associated with local amenities such as clubs, shopping facilities, public houses, etc.
c
High traffic flow refers to areas where the traffic usage is high and can be associated with local amenities such as clubs, shopping
facilities, public houses, etc.
d
Environmental zone, as given in the ILE publication Guidance notes for reduction of light pollution [16].

Figure (5): BS5489-1 : 2003 Table B.4 - Lighting classes for subsidiary roads
(pedestrians and cyclists)
It should be noted that the lighting level may be increased by 1 class in the vicinity of
traffic calming measures.

Implications of implementing the new standards

TURBO Light 2 sets out the grid and luminaires correctly for an S class calculation in
Solution Finder and Quick Light. The correct method for setting out an S class grid is
shown in Figure (6).

Notice that the relevant area extends to the furthest edges of the road under
consideration, which includes any footpaths that are present. Generally, the rules are as
follows:
• The area for calculation includes the carriageway and the footpaths.
• The number of points (n) transversely should be greater than or equal to 3 and is
the smallest integer such that the distance between points d ≤ 1.5m
• The grid is located inside the relevant area, by a distance of W
r
/2n on both sides.
The gap between the grid points in the Y direction is W
r
/n.
• For S ≤ 30m, there are ten points spaced S/10 apart in the X direction, (where S
is the standard spacing between columns), for S > 30m the number of points is
the smallest integer giving D ≤ 3m.
• The calculation points are evenly spaced within the field of calculation.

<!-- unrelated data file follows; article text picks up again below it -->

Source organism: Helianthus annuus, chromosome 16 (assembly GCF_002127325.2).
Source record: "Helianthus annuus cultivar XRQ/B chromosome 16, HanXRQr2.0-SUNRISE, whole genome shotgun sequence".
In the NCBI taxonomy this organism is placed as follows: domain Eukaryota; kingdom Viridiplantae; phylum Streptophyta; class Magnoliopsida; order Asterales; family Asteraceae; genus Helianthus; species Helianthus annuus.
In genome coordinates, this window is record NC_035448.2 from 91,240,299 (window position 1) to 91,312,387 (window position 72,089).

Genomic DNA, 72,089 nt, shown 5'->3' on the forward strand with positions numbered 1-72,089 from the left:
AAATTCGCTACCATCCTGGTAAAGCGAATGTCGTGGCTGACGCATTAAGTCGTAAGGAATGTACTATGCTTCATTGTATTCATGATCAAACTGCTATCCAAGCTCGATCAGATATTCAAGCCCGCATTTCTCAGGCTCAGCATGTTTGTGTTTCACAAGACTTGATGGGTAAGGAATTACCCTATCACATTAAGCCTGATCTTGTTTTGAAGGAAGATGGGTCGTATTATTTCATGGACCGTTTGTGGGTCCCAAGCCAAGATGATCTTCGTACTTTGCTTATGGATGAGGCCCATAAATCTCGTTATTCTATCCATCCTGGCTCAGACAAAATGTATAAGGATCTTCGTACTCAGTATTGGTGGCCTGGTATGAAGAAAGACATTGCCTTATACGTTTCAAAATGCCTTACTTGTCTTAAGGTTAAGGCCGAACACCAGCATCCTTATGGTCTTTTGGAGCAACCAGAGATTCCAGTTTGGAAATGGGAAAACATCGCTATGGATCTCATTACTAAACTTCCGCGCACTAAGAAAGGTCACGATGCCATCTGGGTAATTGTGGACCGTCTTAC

A) In the longitudinal direction
for S ≤ 30m, N = 10;
for S > 30m, the smallest integer giving
D ≤ 3m
Figure (6): Diagram of calculation grid for S class (Illuminance method).
Example shows a single sided column configuration.
B) In the transverse direction
for n > 3;
the smallest integer giving
d ≤ 1.5m
Luminaire Luminaire
Field of calculation
Edge of
relevant area
W

d
/
2

D
=
W
r

/
n

D/2
D = S/N
S
Designing for Conflict Areas

This part of the standard provides recommendations for the lighting of conflict areas,
road junctions and major/minor priority junctions where at least one road is lit as a
traffic route in accordance with an ME class. It is therefore beyond the scope of this
Appendix to give all possible junction layouts. BS5489-1 Appendix J provides such road
junction information.

The sizes and forms of roundabouts vary so widely that it is difficult to give a simple rule
relating mounting height and light output. As the lighting technique is directed towards
revealing the kerbs, obstructions, vehicles, etc., by direct lighting rather than by
silhouette, we express the minimum requirements in terms of average horizontal
illuminance and uniformity.

The following table gives lighting classes for conflict areas on traffic routes, using the CE
lighting classes related to the lighting class on the roads approaching the conflict area.


Traffic route
lighting class
Conflict area
lighting class
ME1
ME2
ME3
ME4
ME5
CE0
CE1
CE2
CE3
CE4

Figure (7): Taken from BS5489-1 : 2003 Table B.3 - Lighting classes for conflict
areas


For traffic routes within the road categories defined by an ME class, the maintained
illuminance should be not less than the values given in Figure (8).


Class Horizontal Illuminance
E
av

(lux)
U
o

(%)
CE0 50 40
CE1 30 40
CE2 20 40
CE3 15 40
CE4 10 40
CE5 7.5 40

Figure (8): Recommended specifications for conflict areas.
Designing for Urban Centres (CE Classes)

The table below gives selection guidance on lighting classes for pedestrian areas and
mixed vehicle and pedestrian areas in city and town centres.

Lighting Class
Type of Traffic Normal Traffic Flow High Traffic Flow
E3 E4 E3 E4
Pedestrian only CE3 CE2 CE2 CE1
Mixed vehicle and pedestrian with separate footways CE2 CE1 CE1 CE1
Mixed vehicle and pedestrian on same surface CE2 CE1 CE1 CE1

Figure (9): Taken from BS5489-1 : 2003 Table B.5 - Lighting classes for city and
town centres

The selection of these classes for a specific city or town centre may be varied up or down
from the classes shown in the table, taking account of vehicular traffic use, street
parking, level of crime, etc.